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‘A diverse, broad process’ Why the Kremlin wants to reform Russia’s seasonal conscription and boost the army’s numbers, and what it could mean for ordinary citizens

Source: Meduza
Kirill Kukhmar / TASS

Interview by Kristina Safonova. Translation by Emily Laskin.

At a meeting with Vladimir Putin on Wednesday, Russian Defense Minister Sergey Shoigu proposed “gradually” changing the age range during which men serve their mandatory year of military service: the minimum age will rise from 18 to 21, while the maximum age will move from 27 to 30. The Russian authorities also plan to increase the size of the army from 1.15 million to 1.5 million soldiers. Additionally, Shoigu said men completing their mandatory service, who are called “conscripts” in the Russian system, should be given the option to sign a contract with the military starting on their first day of mandatory service (it is legal to send contract soldiers, but not conscripts, into combat). Putin expressed his support for these “structural changes in the armed forces.” Meduza spoke to a military lawyer (whose name we’ve omitted for security reasons) from the coalition Call for Conscience about how these changes might affect Russians who are subject to conscription.

How do you think Shoigu’s proposal to change the age limits for conscripts will affect the conscripts themselves? Is there any understanding of why it was necessary to make these changes?

For some, this question [of conscription] can now be put off, but for some who thought they’d managed to avoid conscription, the issue is now relevant.

And of course, the proposal is aimed at bolstering the so-called “conscript resources,” meaning the number of citizens whom the Russian Defense Ministry can conscript into military service. Because between the ages of 18 and 21, a significant portion of citizens defer their mandatory military service. At 18, they finish high school and go to college (there is almost no competition [for admission] to college) or university, which allows them to defer conscription for another few years.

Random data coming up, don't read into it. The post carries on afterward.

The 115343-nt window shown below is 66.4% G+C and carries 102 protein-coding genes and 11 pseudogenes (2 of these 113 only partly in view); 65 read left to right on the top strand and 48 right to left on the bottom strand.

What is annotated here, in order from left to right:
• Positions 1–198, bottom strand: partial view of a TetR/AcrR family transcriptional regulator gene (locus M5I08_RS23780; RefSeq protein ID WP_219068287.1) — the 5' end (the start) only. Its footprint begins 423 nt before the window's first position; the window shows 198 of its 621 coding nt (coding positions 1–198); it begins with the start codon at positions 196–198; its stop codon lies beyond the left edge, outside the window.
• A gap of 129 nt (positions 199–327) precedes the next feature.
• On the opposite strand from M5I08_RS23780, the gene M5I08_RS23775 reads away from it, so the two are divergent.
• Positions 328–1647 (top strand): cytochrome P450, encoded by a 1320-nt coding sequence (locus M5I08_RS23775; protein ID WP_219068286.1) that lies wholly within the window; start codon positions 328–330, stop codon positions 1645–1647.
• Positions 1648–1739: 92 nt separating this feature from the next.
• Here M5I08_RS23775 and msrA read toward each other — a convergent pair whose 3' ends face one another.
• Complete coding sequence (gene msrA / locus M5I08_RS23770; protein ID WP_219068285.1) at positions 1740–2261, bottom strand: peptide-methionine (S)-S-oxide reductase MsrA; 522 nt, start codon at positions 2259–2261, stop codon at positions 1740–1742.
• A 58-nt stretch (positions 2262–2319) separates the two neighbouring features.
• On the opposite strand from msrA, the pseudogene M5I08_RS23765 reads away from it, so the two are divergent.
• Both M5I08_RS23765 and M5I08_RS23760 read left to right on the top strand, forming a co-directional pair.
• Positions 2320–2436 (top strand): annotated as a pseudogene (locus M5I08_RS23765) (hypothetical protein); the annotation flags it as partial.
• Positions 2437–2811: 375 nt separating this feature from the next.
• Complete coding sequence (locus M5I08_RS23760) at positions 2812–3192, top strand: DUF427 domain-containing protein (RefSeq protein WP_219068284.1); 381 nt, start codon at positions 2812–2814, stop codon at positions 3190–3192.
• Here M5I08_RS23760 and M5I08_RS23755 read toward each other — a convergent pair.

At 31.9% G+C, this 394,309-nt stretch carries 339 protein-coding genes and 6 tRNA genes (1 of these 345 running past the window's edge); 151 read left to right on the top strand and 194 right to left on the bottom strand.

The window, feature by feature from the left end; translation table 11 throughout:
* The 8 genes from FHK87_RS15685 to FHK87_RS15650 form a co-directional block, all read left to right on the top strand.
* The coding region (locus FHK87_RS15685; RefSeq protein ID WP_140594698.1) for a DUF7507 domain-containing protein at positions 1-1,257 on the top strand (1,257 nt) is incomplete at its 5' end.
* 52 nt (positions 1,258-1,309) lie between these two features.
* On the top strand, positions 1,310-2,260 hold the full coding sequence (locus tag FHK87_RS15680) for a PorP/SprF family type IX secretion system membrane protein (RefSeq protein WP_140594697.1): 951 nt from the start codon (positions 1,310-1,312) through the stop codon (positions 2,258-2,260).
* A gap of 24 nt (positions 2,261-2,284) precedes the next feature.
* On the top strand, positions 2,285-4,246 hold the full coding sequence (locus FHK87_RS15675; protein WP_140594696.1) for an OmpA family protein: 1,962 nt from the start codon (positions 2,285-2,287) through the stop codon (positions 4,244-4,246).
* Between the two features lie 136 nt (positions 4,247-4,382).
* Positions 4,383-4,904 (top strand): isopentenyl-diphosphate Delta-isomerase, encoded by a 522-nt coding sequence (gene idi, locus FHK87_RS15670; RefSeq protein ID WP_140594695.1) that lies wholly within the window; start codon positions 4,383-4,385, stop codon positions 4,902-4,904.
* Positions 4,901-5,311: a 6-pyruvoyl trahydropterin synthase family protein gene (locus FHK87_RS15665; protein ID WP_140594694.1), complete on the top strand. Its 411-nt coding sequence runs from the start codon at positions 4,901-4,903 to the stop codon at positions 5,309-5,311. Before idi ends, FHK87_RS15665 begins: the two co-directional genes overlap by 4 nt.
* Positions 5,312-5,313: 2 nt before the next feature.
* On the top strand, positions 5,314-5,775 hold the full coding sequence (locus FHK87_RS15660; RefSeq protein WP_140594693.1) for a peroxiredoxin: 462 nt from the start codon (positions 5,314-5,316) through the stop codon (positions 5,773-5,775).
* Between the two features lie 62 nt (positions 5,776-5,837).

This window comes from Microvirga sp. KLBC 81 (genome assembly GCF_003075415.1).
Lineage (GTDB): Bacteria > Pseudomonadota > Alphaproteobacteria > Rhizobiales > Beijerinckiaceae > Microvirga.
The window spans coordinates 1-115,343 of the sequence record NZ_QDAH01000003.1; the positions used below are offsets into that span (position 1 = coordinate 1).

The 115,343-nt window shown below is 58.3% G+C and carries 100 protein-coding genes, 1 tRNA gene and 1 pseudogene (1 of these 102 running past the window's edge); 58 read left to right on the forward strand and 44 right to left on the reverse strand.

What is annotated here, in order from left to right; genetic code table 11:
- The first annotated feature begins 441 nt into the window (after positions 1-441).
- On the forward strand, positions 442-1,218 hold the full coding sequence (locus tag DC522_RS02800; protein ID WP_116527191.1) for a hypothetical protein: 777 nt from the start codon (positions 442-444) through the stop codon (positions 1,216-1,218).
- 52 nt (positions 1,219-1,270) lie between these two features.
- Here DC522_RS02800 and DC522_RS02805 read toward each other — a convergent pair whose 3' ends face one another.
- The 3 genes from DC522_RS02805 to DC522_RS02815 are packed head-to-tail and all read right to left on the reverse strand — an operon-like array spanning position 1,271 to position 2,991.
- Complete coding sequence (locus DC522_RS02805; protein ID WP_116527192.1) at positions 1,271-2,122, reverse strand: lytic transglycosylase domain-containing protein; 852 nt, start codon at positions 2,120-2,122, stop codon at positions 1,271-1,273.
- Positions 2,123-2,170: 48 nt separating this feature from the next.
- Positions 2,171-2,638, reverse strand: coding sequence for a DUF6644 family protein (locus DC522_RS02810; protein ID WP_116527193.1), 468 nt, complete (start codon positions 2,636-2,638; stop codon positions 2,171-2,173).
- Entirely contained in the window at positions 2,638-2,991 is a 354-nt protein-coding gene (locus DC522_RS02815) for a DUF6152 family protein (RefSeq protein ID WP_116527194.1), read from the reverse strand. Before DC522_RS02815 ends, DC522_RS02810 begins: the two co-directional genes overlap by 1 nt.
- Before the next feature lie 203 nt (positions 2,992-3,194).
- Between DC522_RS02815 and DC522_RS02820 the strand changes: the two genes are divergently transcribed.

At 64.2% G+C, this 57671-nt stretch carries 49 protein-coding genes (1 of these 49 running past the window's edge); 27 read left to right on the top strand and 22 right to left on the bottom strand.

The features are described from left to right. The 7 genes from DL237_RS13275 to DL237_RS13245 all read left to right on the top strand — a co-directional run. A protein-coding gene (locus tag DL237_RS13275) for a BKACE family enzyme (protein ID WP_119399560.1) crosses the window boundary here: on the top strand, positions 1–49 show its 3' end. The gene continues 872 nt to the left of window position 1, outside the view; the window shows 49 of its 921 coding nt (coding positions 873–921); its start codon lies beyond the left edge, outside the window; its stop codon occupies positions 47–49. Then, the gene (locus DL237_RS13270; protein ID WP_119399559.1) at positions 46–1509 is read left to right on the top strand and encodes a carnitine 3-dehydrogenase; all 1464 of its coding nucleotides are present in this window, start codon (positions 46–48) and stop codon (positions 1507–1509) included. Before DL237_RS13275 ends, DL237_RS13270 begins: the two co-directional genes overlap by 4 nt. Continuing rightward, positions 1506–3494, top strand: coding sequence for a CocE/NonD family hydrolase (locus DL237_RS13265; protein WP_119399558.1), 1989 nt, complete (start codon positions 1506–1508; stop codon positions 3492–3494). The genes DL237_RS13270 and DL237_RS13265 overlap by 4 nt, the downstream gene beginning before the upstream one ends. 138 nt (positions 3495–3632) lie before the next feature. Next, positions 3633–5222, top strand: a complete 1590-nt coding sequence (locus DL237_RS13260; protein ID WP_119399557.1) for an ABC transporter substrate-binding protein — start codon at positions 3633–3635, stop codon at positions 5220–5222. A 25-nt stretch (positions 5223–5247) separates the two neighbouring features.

Education is one of the most routine reasons for a deferral. That means 18- to 21-year-olds are not often conscripted. But at 27, as a rule, that reason for deferral doesn’t exist. Twenty-seven-year-olds use another reason: their families. In 2008, however, authorities took away the possibility of deferral for having one child (having two or more is relatively uncommon). And then, 27- to 30-year-olds will soon be [a generation] beyond the demographic crisis [when Russia’s population declined by 1.8 million in the 1990s].

It turns out that the Defense Ministry will benefit from raising the age for conscription: the number of citizens they’ll be able to call up for mandatory service will increase.

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Do you think raising the minimum conscription age from 18 to 21 might be a PR move by the authorities to calm the population? At the beginning of the war, yesterday’s schoolchildren were sent to the front, which can undermine people’s trust in the state.

There really is infantilization of the youth. At 18-20, people still often lack any real life experience, and their ideas about life can be more youthful, impractical in some senses. Young people that age are treated to a large extent like children. […] I, too, was struck by the childish faces of those captured [Russians sent to the war in Ukraine] — basically 18- to 20-year-old teenagers. Of course, in this sense, it’s a positive change that they’ll be conscripted later.

However, it would be good if we just didn’t conscript, neither earlier nor later, those who don’t want to participate in this. This whole mandatory conscription system — whether at 20 years old or at 30 — is an archaic institution and needs to be changed in other ways. Don’t expand the age limits for conscription; on the contrary, shrink them. And develop an option for civil service, rather than military.